Where EAST meets the Northwest
PRO-WRESTLING POLITICIAN. World heavyweight boxing champion Muhammad Ali,
left, tries to evade kicks by wrestler Antonio Inoki, right, during their
15-round World Martial Arts match, in Tokyo, in this July 26, 1976 file photo.
Inoki has passed away at age 79. (AP Photo/File)
Japanese pro-wrestler-turned-politician Kanji "Antonio" Inoki speaks during a
press conference at the Foreign Correspondentsí Club of Japan in Tokyo, on
August 21, 2014. Inoki has passed away at age 79. (AP Photo/Eugene Hoshiko)
From The Asian Reporter, V32, #10 (October 3, 2022), page 8.
Japanese wrestler and politician Antonio Inoki dies at age 79
By Mari Yamaguchi
The Associated Press
TOKYO ó A popular Japanese professional wrestler and lawmaker, Antonio Inoki,
who faced a world boxing champion Muhammad Ali in a mixed martial arts match in
1976, has died at age 79.
Inoki brought Japanese pro-wrestling to fame and pioneered mixed martial arts
matches between top wrestlers and champions from other combat sports like judo,
karate, and boxing.
Inoki, who was battling a rare disease called amyloidosis, died over the
weekend, according to the New Japan Pro-Wrestling Co., of which he was the
He rose to global fame in the sport in 1976 when he faced Ali in a mixed
martial arts match at Tokyoís Budokan hall, an exhibition match that Japanese
fans remember as "the fight of the century."
To many of those outside Japan, however, the match was seen as unprofessional
and not taken seriously. Inoki was mostly on the mat and kicking at Aliís legs
as the boxing champion circled around him.
He was the first in his sport to enter politics. He promoted peace through
sports and made more than 30 trips to North Korea during his time as a lawmaker
in hopes of forging peace and friendship.
Inoki was upbeat and in good spirits, even as he was fighting the disease.
With his trademark red scarf dangling from his neck, Inoki last appeared in
public in August on a TV show, in a wheelchair.
"As you can see, Iím pushing myself to the limit, and Iím getting power as I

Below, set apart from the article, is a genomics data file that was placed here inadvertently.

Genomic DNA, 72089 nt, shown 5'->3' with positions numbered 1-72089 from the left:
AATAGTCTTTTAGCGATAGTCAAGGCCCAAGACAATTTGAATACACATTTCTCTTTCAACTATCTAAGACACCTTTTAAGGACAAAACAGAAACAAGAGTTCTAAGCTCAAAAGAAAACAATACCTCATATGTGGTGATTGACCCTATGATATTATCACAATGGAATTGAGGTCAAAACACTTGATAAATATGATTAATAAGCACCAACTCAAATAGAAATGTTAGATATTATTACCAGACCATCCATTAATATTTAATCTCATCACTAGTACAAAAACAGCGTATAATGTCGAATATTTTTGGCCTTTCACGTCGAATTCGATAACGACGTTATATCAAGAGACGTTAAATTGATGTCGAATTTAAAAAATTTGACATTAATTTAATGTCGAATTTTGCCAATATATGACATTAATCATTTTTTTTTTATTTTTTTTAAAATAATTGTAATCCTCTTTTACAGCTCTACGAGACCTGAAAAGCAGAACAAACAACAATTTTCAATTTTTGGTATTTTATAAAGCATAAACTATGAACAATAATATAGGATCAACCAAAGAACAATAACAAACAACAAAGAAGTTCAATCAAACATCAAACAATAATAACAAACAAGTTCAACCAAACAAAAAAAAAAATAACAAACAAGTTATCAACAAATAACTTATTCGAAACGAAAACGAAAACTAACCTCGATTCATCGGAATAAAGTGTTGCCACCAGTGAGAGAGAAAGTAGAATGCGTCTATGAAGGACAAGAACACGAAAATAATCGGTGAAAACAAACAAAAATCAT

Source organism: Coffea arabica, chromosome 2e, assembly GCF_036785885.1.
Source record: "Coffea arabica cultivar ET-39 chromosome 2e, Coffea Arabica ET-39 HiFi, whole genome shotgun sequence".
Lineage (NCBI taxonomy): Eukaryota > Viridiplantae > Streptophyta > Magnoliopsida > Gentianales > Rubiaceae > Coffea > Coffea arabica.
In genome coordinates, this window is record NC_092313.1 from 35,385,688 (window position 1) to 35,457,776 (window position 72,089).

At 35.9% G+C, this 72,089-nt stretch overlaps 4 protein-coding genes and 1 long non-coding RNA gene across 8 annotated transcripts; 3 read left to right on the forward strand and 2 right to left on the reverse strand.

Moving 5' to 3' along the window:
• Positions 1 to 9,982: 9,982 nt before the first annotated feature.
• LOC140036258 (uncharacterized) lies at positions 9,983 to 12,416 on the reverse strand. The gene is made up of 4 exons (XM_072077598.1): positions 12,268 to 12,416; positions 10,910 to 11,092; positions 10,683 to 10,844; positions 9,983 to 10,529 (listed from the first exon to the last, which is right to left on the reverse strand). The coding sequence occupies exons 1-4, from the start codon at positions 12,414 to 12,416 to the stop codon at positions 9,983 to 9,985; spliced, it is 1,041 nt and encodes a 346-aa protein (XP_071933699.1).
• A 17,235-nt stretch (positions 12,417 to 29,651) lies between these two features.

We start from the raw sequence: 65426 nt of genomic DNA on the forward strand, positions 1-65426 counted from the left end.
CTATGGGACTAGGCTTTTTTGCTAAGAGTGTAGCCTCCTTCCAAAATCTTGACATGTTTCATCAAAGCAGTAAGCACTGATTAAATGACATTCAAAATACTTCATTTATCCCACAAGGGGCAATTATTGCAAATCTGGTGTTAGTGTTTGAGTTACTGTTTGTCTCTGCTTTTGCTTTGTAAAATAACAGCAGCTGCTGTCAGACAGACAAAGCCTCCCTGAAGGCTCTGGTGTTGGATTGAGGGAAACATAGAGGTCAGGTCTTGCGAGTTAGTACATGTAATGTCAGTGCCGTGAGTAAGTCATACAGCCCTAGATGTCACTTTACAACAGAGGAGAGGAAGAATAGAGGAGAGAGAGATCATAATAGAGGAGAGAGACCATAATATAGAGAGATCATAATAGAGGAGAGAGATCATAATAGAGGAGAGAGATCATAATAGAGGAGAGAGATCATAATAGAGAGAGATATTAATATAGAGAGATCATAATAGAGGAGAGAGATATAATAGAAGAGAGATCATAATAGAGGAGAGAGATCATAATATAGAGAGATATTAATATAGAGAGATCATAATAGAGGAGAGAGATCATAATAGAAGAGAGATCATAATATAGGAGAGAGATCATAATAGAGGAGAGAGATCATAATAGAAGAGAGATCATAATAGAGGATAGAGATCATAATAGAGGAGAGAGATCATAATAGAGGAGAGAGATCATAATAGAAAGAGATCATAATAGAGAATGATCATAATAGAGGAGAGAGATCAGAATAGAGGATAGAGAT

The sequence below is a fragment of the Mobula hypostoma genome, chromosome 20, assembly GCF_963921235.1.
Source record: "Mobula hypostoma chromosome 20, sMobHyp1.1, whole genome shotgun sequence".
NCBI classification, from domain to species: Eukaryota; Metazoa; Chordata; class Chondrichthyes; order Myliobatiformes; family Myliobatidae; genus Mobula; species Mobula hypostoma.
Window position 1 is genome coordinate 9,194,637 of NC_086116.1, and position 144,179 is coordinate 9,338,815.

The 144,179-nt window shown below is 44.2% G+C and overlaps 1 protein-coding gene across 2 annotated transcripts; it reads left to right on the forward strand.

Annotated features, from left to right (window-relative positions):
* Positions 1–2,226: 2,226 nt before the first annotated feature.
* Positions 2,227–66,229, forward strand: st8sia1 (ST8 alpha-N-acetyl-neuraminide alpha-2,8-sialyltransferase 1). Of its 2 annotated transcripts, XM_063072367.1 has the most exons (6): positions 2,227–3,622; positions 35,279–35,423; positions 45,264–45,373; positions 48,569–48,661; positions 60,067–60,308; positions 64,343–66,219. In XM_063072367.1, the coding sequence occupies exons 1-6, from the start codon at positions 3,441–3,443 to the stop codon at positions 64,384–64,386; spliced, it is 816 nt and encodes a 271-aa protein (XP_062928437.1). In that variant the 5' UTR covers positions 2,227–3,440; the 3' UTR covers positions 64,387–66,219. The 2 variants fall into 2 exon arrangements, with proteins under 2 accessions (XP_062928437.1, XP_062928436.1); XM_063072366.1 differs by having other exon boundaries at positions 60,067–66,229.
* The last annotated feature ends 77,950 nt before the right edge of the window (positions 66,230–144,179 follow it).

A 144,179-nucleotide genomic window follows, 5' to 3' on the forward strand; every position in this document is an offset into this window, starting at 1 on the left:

get to see you," he said.
Born as Kanji Inoki in 1943 in Yokohama, just outside Tokyo, he moved to
Brazil with his family when he was 13 and worked at a coffee plantation. Inoki
won local fame in shot put as a student, and debuted as a professional wrestler
at 17 while on a wrestling tour in Brazil where he captured the attention of
Rikidozan, known as the father of Japanese pro-wrestling.
Inoki made his pro-wrestling debut in 1960 and gave himself a ring name,
Antonio Inoki, two years later.
With his archrival and another Japanese legend, the late Shohei "Giant" Baba,
Inoki made pro-wrestling a hugely popular sport in Japan. Inoki founded the New
Japan Pro-Wrestling in 1972.
Inoki entered politics in 1989 after winning a seat in the upper house, one
of Japanís two chambers of parliament, and headed the Sports and Peace Party. He
travelled to Iraq in 1990 to win the release of Japanese citizens who were held
hostage there. He also staged a pro-wrestling match in North Korea.
Inoki built a personal connection with North Korea over the years and visited
the country repeatedly to help resolve Japanís longstanding issue of past
abductions of Japanese nationals to the North.
He retired as a wrestler in 1998, but remained active in politics until 2019.
An outpouring of tributes were posted on social media.
"A huge star has fallen. An era has come to an end," tweeted Atsushi Onita,
also a wrestler who once served as lawmaker. Onita called Inoki "the great
father of pro-wrestling" and added, "Thank you Inoki-san. I express my
condolences from the bottom of my heart."
Yoshifu Arita, a journalist and former lawmaker, praised Inoki for his effort
to resolve the abduction issue with the North.
"Another important route with North Korea is lost," Arita tweeted, as he
criticized other former Japanese leaders for relying on "useless" connections
and making no improvement. "Thank you for your hard work, Mr. Inoki."
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